Plan Insurance Blog

Rental Prices Have Hit A 10 Year High

Rental prices in the UK have increased by an average of £120. With London, Manchester and Glasgow all having the biggest rises by far.

As well as rising energy bills and food costs, rents have begun to increase rapidly in London. The average monthly rent is now higher than at any other point in history, according to the Office for National Statistics.

The government says they are taking action to give renters more rights, but is it not the simple rule of supply and demand driving price rises?

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The real cause of the rapid rise in rents

According to Zoopla, the UK average rent in December 2022 was £1,118, which is 11.5% higher than the previous year. Thankfully though, the pace of the rent increase has slowed since it peaked in July 2022.

The increase in rents has caused many renters to stay where they are instead of seeing what’s on the market. If you’re staying put, the pace of rental increases is slower, with an average increase of 4.2%.

So, what’s causing this rent increase? Unfortunately, there isn’t a single answer to this question. It’s a mixture of increased costs for property owners and landlords, economic factors and good ol’ supply and demand.

It has created a climate of competition between renters, and there are widespread reports from around the country of renters signing leases without even viewing properties.

The effect of the economy on prices in the capital city

High inflation and high employment have been massive drivers of rental growth, especially in London. London has had the highest price increases in the country, with an average increase of 16.1%. These increases are worst in inner London, which has increased 17.4%. As employment looks set to fall, the ability for Londoners to afford high rental prices will undoubtably go down.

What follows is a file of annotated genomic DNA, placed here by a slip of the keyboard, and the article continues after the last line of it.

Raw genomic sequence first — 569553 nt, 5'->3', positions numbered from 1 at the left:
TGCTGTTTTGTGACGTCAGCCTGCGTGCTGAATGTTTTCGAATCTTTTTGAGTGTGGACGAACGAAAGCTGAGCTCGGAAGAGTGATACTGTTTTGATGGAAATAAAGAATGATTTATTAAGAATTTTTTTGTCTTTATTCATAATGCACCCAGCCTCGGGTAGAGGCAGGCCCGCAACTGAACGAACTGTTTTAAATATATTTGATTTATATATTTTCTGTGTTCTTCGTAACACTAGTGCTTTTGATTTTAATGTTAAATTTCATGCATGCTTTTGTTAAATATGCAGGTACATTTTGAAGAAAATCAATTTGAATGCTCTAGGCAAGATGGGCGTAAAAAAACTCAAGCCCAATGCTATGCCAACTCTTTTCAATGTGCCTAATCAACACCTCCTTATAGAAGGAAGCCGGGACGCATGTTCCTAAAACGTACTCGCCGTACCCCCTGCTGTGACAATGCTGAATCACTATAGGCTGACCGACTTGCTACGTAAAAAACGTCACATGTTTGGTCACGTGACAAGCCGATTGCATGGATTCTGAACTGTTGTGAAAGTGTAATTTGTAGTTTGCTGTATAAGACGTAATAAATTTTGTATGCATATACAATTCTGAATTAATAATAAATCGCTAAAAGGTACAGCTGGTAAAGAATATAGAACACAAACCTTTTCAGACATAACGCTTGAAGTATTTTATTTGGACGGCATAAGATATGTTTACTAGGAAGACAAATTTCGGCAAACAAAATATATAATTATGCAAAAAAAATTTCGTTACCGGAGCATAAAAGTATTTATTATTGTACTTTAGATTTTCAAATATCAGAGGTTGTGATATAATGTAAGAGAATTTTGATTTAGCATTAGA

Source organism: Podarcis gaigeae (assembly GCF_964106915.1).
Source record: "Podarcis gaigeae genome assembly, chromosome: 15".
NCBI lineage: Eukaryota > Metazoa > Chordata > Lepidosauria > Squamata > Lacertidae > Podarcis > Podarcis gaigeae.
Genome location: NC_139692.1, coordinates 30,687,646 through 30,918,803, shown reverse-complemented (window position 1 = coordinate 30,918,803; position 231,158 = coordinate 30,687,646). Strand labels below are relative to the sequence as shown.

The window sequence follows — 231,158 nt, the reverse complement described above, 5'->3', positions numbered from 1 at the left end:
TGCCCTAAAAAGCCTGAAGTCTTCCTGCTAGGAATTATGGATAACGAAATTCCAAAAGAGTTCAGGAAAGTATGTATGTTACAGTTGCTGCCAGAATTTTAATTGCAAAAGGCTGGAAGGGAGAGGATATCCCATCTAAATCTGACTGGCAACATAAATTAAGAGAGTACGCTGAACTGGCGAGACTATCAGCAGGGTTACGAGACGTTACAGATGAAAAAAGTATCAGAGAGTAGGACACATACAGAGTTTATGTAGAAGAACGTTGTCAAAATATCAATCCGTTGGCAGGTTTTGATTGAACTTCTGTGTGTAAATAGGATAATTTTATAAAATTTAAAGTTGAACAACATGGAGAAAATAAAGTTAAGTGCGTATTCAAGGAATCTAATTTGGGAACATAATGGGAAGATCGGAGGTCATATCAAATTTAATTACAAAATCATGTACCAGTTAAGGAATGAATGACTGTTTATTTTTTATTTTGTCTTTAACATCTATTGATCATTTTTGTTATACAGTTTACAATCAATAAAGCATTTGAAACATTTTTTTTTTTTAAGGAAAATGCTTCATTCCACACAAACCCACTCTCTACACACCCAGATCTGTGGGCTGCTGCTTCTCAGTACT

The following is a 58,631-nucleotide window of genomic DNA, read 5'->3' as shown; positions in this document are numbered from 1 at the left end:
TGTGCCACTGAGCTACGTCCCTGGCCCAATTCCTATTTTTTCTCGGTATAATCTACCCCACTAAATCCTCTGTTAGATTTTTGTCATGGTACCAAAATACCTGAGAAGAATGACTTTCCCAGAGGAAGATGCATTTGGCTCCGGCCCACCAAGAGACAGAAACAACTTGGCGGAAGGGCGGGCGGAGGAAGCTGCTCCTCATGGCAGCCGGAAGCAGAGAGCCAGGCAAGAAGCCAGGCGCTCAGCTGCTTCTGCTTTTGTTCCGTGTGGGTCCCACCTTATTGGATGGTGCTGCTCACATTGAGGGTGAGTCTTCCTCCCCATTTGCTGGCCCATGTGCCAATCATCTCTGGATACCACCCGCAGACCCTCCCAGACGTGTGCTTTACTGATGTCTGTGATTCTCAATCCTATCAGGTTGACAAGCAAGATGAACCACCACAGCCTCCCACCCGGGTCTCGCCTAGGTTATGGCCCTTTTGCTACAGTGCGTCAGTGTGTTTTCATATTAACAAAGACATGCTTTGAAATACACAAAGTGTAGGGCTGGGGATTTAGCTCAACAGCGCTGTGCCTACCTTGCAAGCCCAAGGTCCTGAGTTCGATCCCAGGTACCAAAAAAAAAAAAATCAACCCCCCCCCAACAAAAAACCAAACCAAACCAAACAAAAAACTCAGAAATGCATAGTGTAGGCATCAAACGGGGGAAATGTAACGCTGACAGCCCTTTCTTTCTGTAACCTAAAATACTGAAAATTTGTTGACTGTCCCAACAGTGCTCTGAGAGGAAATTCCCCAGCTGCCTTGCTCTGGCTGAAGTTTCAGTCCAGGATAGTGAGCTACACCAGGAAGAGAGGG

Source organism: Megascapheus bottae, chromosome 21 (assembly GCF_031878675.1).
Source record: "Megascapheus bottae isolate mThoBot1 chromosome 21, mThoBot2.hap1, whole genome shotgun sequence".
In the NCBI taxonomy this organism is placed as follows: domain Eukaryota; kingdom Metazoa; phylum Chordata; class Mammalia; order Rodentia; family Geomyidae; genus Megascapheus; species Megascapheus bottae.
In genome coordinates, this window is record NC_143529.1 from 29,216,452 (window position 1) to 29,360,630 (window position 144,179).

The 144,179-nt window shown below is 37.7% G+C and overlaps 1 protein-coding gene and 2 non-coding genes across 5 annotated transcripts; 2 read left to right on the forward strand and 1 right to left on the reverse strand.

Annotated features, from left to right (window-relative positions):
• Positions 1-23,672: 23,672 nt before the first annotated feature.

The London Borough of Newham had the highest rate of rental growth in the country, with the average rent there increasing by 21.2% or £320 in 2022. The increase is as a result of popularity among professionals and students, regeneration projects and better transport links to central London.

However, high levels of rental inflation are not exclusive to London. Record-high increases have also hit Manchester and some Scottish cities in the prices of new lets. In Manchester, the average rent is now £977 per month, up from £847 in December 2021.

What does this mean for renters and landlords?

For those looking for a new place to live, the competition is fierce, and people are willing to pay more than they would have in the past. For the millions of Londoners that are opting not to leave their rental properties, price increases might be minimal. This works well for landlords, who are enjoying unprecedented control over the market.

There needs to be more affordable housing. Successive governments have sold housing stock off through schemes like Right to Buy, permanently taking affordable properties off the market.

For landlords to bring prices down, mortgage rates need to stop rising. This is a difficult thing to forecast and relies on overall economic growth. Even as the economy repairs itself as we eventually move through the stages of a boderline recession, pressure will be on both landlords and tenants in one of the most challenging housing markets in British history.

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